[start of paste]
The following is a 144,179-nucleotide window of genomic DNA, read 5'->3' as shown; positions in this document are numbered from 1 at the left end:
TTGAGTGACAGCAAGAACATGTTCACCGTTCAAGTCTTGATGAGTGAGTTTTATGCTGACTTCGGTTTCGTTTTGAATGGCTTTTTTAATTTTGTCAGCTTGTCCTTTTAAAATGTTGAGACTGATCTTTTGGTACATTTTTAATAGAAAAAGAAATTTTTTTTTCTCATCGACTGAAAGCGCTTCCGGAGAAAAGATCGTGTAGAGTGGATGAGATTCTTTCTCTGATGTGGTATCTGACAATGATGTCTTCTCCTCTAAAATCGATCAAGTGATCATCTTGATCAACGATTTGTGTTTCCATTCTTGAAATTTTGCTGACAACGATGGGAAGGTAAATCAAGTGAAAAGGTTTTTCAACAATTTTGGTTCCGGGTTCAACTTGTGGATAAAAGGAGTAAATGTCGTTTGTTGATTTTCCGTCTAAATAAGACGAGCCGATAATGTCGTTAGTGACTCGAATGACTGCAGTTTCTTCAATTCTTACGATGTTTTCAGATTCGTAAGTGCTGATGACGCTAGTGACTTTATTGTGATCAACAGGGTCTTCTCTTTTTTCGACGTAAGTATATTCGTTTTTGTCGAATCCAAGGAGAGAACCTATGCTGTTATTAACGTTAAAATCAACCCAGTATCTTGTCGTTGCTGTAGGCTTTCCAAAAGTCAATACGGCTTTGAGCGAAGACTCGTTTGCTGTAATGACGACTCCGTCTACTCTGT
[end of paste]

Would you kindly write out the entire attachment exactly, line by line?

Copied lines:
The following is a 144,179-nucleotide window of genomic DNA, read 5'->3' as shown; positions in this document are numbered from 1 at the left end:
TTGAGTGACAGCAAGAACATGTTCACCGTTCAAGTCTTGATGAGTGAGTTTTATGCTGACTTCGGTTTCGTTTTGAATGGCTTTTTTAATTTTGTCAGCTTGTCCTTTTAAAATGTTGAGACTGATCTTTTGGTACATTTTTAATAGAAAAAGAAATTTTTTTTTCTCATCGACTGAAAGCGCTTCCGGAGAAAAGATCGTGTAGAGTGGATGAGATTCTTTCTCTGATGTGGTATCTGACAATGATGTCTTCTCCTCTAAAATCGATCAAGTGATCATCTTGATCAACGATTTGTGTTTCCATTCTTGAAATTTTGCTGACAACGATGGGAAGGTAAATCAAGTGAAAAGGTTTTTCAACAATTTTGGTTCCGGGTTCAACTTGTGGATAAAAGGAGTAAATGTCGTTTGTTGATTTTCCGTCTAAATAAGACGAGCCGATAATGTCGTTAGTGACTCGAATGACTGCAGTTTCTTCAATTCTTACGATGTTTTCAGATTCGTAAGTGCTGATGACGCTAGTGACTTTATTGTGATCAACAGGGTCTTCTCTTTTTTCGACGTAAGTATATTCGTTTTTGTCGAATCCAAGGAGAGAACCTATGCTGTTATTAACGTTAAAATCAACCCAGTATCTTGTCGTTGCTGTAGGCTTTCCAAAAGTCAATACGGCTTTGAGCGAAGACTCGTTTGCTGTAATGACGACTCCGTCTACTCTGT